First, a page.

As I approached the entrance/exit, the first thing I noticed were the metal gates barring me from the street. They were taller than I am, and didn’t have any places to put your feet so someone like I could climb over and escape.

“Okay,” I thought to myself. “Don’t panic. I saw another exit in the far side of the garden.” I remembered how my pre-paid phone plan had just run out of minutes yesterday, so I couldn’t call or text anyone for help if I needed it. I felt my heartbeat quicken a little as I cut corners to reach the exit quickly.

Another metal gate stared me down.

Scheisse…”

But still not too worried. I had some other options.

I tried all corners of the garden. All locked and impossible to leave. Austrians really do not like people to enter their public parks when no employees are there.

I ran up to the school building and knocked on every window. No answer. I took notice of the signs that read “Achtung! Überwachungskameras” (Warning! Security cameras).

“Okay, kein Problem. There’s a neighborhood right across the street. Next time someone comes into their front garden, I’ll ask ‘Haben Sie eine Leiter?’ (“Do you have a ladder?”) After the longest five minutes of my life, still, I had seen no one.

“I’ve just got to find a way to climb over this fence.”

With my adrenaline rushing, I reached my hands up to the top of the gate, took a lunge back, then jumped as high as I could. I pushed myself up with my arms (I’m heavier than I thought), swung my leg over, straddled the fence, then swung the rest of myself over the fence. I landed directly in front of a middle-aged couple passing on the street (“Where were you five minutes ago?” I wanted to ask.) The husband put his arm around his wife as they averted their eyes away from me like I was a criminal who had just done something I wasn’t supposed to do. I smiled at them, dusted off my pants, and walked away.

I think the Überwachungskameras caught some pretty entertaining stuff today.

Also, thank God for yoga!

In other news, I got some pretty nice pics!

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Austrian National Library

…aka my heaven!

Yesterday, I took advantage of our day off and headed over to Stephansplatz, where I wandered around and discovered some alleyways I’d never seen before. As one would expect from exploring in Vienna, I stumbled upon some really charming places.

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In Vienna, every corner of every street in the city center gives visitors something to see. As if the architecture and color weren’t enough, shop owners decorate their stores with fairy lights and flowers, making the streets an overwhelmingly delightful mass of cuteness.

When I found the Austrian National Library (which, unbeknownst to me, I had passed several times already, just thinking it was some beautiful governmental building… whoops. Sometimes I’m a dumb American living up to my stereotype), I discovered that the famous State Hall with the beautiful painted ceilings and mountains of books is actually located in the entrance off Josefsplatz (good to know for future visitors), so I walked a bit longer, but was absolutely not disappointed. I totally fell in love.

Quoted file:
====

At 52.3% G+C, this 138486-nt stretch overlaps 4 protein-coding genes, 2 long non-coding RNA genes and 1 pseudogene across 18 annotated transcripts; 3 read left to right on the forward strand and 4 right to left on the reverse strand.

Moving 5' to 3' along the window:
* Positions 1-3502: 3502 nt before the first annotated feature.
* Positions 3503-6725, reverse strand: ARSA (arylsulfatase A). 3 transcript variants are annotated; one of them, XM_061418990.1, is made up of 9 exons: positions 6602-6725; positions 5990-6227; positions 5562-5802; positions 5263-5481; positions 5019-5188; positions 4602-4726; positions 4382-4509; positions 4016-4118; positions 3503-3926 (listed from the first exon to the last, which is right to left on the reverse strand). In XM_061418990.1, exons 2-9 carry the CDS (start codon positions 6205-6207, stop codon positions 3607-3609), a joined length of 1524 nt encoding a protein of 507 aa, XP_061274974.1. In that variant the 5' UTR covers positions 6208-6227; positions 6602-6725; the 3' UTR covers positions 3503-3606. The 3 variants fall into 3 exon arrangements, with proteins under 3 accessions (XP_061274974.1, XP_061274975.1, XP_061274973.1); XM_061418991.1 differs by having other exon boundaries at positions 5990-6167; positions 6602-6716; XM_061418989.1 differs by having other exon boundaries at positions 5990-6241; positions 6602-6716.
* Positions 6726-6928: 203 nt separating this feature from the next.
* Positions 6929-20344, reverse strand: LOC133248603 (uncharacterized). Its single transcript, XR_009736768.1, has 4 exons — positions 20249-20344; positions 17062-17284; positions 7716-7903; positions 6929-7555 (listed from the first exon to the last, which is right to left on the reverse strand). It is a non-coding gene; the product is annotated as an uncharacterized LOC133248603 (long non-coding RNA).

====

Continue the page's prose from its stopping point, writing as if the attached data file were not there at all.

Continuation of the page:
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The Library is part of the University that was founded in the 12th Century! The room also acts as a museum of sorts, housing original documents and heavily-bound leather books from as early as 1200. Appealing to my inner (and outer) music nerd, the Library even features a handwritten piece of Gregorian chant.

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The best part is… I’m only just cracking the surface of what Vienna has to offer. I can’t wait to see more.

Consider Me Visa’d

In exactly a week, I will have been here for two months. To celebrate my upcoming second monthaversary, I got my visa today! I am so pumped, I’m not even mad about my terrible mugshot on the front of the Residence Permit card!

After about a year of planning to move to Europe (Germany initially, but saying I’m fine with having landed in Austria is a huge understatement), I’m finally here, *officially* a working expat. I gotta say — it feels great!

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Ostermarkt

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The Viennese certainly know how to Easter.

Yesterday, we visited Karlskirche at Karlsplatz for their afternoon Good Friday Mass. The church, though smaller than the Stephansdom, is no less incredible in terms of sheer gorgeousness.

We stopped at this super cute, hole-in-the-wall cafe called Charly Fresh for some delicious wraps and hot chocolate, then headed over to Stephansplatz for the Ostermarkt (Easter Market) am Hof. Here, several streets are taken over by vendors selling hot drinks, food, and handmade gifts. At least the length of a block (streets aren’t laid out in blocks here like they are in the U.S., but I don’t know what else to compare it to) is absolutely covered in crates holding the most beautifully hand-decorated Easter eggs I’ve ever seen. We tried to resist spending money and totally failed — we brought home 5 eggs. I’m still not sorry about it!

The weather is still really cold, but it doesn’t make the Easter season any less charming here in Vienna. I’m in love!

Happy Easter, everyone!